Godard consented by inserting a fresh scene near the beginning, which,
despite Ms. Bardot’s inarguably beautiful form, is no more erotic than an
autopsy. You’ll see it for
yourself when you watch the film, and you’ll have to admire Godard’s
constant experimenter, though, Godard continually found ways to do things a
little differently, even within the confines of a more major production.
The opening credits are spoken, for example, and not printed.
When the camera in the opening shot tracks, then eventually focuses on us
(Homer’s Cyclops, perhaps? Or
might that actually be the monocle-laded Lang?), we know that he is examining
the process of making movies, which is the catalyst for all the drama within.
Does he suggest that soulless money men always win out over those who
want to create art? Camille
expresses dissatisfaction and disappointment with Paul’s commercial adventures
to the point where…she ends up with the very producer that forced him to think
that way. All’s fair in love and
is not a
perfect film, and as said, as much a curiosity piece for how dissimilar it is to
Godard’s other works as it is indicative of them. It is, however, a thoughtful look at the pains creators feel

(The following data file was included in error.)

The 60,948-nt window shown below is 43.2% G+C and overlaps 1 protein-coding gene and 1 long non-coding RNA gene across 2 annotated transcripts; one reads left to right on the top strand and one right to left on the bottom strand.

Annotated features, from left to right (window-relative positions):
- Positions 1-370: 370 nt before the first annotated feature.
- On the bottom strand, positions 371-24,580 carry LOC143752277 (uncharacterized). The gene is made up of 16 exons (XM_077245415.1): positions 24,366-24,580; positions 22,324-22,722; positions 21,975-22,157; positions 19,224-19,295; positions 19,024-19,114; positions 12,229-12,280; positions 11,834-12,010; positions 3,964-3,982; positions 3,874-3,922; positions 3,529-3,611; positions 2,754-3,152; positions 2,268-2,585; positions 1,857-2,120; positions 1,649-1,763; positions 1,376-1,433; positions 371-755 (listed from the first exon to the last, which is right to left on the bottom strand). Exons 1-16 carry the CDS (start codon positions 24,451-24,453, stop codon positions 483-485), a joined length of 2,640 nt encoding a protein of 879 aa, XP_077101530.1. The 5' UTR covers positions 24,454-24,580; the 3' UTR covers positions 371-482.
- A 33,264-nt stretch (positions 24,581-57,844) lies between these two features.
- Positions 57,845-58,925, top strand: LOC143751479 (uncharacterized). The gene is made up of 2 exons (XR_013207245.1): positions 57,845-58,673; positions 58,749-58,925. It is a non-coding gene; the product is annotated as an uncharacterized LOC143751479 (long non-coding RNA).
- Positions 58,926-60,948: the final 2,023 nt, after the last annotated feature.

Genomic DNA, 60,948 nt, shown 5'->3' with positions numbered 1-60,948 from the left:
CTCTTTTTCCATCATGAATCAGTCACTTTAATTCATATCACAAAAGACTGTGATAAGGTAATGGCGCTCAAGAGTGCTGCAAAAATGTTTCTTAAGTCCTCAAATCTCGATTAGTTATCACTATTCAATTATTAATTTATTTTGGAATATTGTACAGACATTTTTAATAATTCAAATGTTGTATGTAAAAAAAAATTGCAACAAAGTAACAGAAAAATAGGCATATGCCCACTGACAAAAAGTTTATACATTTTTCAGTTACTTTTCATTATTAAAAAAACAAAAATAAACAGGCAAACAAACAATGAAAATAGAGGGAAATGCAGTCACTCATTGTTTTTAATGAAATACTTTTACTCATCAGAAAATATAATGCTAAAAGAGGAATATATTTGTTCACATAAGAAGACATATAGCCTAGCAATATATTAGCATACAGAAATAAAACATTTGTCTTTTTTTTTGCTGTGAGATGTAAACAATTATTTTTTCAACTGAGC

in giving birth to their cinema, and provides Godard with a definitive voice
throughout a deceptively free form narrative style.
new high definition anamorphic transfer from Criterion is stunning…easily the
best this film has looked in years. Godard’s
picture is a bright, vivid smorgasbord of colors, and each shade comes across
with clarity and integrity. No
bleeding, softness, or artifacts of any kind mar the images.
The print is crisp and clean with very, very few telltale signs of aging.
A first rate effort all the way!
with most mono soundtracks, there’s not much to get excited about here.
Dialogue is clean and clear in both original Italian and English dubbed
versions (though the English soundtrack is not quite as good overall).
Background noise is noticeable from time to time, but not prolific; you
really only take note of it during silent stretches.
No real complaints…it’s a workable, if unremarkable audio offering.
gotta love these two disc offerings from Criterion! Disc One features a superb audio commentary by film scholar
Robert Stam, who fleshes out the viewing experience with lots of interesting
tidbits, historical facts, and information about the personalities involved in
making the film. This track will be
a huge benefit to cinema students.
Disc Two has even more, starting with a 60 minute conversation between two
cinema legends, Godard and Lang, entitled “The Dinosaur and the Baby”.
It will have movie buffs salivating.
There is also a short film Encounter With Fritz Lang from 1963,
two short documentaries involving Godard and Contempt entitled Bardot
et Godard and Paparazzi. There
is a vintage Godard interview, plus a fresh new interview with cinematographer
Raoul Coutard, a demonstration of widescreen vs. full screen (THANK YOU, CRITERION!),
and the original theatrical trailer…which, like everything else about the
film, is just a little bit different.